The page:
Click this link to read Marcos’ commentary about the need for the CA Indian Education Act.
You can also click the play button below to listen to this CharterNation Podcast episode in which Marcos talks about how the autonomy and flexibility given to charters allows his school to focus on Indigenous education:
Barona Indian Charter School
Barona Indian Charter, or BICS, is a K-8 charter public school established in 2002 on the Barona Indian Reservation located in San Diego County.
Thirty-seven percent (37%) of its student population are Native Americans, many of whom come from families that belong to the Barona Band of Mission Indians. However, this charter also provides families living in surrounding rural communities with a viable educational option.
In addition to the core academics, all students are exposed to the Kumeyaay/Digueño culture through the school's K-8 curriculum. This program allows Barona Indian Charter to utilize the nationally recognized Barona Cultural Center and Museum and its staff.
Art, dance, and music are features of its elective program. BICS education leads say the school empowers and equips students with the skills to achieve success in a rapidly changing world while maintaining the unique traditions and character of the Kumeyaay people.
Motivated Youth Academy
Motivated Youth Academy or MY Academy serves students who live in rural communities and seek a combination of distance learning and site-based instruction. For members of tribes living on or near reservations, this approach alleviates transportation issues so they can receive a high-quality public school education.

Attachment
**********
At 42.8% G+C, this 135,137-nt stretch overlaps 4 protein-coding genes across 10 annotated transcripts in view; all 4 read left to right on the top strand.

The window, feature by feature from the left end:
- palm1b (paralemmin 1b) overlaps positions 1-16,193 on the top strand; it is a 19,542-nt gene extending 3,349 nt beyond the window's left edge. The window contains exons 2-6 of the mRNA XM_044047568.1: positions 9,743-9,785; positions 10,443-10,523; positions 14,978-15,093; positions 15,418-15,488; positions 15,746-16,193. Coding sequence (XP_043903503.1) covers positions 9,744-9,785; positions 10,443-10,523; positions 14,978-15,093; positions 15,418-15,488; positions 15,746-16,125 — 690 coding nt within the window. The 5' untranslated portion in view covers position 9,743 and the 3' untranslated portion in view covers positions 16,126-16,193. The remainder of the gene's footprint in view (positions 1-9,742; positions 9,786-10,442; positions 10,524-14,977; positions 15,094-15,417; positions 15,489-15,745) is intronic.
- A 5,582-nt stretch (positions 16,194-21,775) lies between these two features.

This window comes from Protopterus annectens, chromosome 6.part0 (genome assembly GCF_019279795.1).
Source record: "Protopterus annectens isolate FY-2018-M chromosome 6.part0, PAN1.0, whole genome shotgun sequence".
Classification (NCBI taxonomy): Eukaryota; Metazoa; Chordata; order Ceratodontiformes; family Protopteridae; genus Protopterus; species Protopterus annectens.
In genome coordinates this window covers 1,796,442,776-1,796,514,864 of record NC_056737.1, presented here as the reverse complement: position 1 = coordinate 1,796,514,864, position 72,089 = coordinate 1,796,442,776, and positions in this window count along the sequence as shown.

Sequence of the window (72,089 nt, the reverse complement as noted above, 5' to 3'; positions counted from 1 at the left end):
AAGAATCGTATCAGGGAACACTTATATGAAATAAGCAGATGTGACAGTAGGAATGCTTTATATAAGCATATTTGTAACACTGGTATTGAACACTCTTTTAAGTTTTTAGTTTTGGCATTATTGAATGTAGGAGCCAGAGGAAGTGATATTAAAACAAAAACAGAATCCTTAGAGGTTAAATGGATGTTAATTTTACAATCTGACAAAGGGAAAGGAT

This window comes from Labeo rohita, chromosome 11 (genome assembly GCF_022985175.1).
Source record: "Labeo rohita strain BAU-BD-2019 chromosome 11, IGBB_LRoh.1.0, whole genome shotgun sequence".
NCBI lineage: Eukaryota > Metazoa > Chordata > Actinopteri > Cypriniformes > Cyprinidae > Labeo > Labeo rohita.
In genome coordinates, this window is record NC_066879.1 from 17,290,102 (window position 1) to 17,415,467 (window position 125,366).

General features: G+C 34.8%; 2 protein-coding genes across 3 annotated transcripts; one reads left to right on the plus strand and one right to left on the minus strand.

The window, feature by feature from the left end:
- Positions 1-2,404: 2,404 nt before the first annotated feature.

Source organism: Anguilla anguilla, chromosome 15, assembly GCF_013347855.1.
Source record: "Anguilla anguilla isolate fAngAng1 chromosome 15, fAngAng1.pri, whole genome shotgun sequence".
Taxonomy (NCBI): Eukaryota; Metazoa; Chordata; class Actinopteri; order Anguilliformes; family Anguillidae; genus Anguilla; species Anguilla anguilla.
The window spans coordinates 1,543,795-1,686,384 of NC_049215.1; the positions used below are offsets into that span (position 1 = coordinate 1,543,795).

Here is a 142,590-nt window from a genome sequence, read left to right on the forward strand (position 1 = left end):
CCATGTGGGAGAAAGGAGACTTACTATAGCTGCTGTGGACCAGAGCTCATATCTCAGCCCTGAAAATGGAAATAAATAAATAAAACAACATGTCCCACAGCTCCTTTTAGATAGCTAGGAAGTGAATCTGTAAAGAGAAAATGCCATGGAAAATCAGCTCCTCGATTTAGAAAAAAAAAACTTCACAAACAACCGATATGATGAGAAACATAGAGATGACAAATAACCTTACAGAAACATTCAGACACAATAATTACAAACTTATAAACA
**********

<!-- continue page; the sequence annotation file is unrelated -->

Miracle Sullivan was about to drop out of a traditional high school when she discovered MY Academy.
Miracle belongs to the Campo Band of Kumeyaay Indians. She and her family live on the tribe’s Campo Indian Reservation which is about 60 miles east of San Diego near the U.S.-Mexico border.
Miracle graduated from MY Academy and credits her success the one-on-one academic support offered by MY Academy teachers – both online and in-person at the school’s resource centers – as well as the school’s flexible scheduling and tailored instructional programs.
"I think it's really important for people to understand that some students have to go at their own pace, and they need much more one-on-one attention from their teachers. That's what's great about charter schools. Now I feel like I'm doing something with my life that’s going to pay off in the end."
Click this link to read Miracle’s inspirational story. Or click the play button below to hear her journey:
CCSA applauds these three charter public schools as well as charter across California that are working to satisfy the unique needs of Native American students.
To learn more about the CA Indian Education Act, click here.
This blog story was written by Ana Tintocalis, CCSA's Senior Director of Media Relations and Editorial Content. She is a frequent contributor to the CharterNation Blog. Got a good charter school story? Contact her at firstname.lastname@example.org.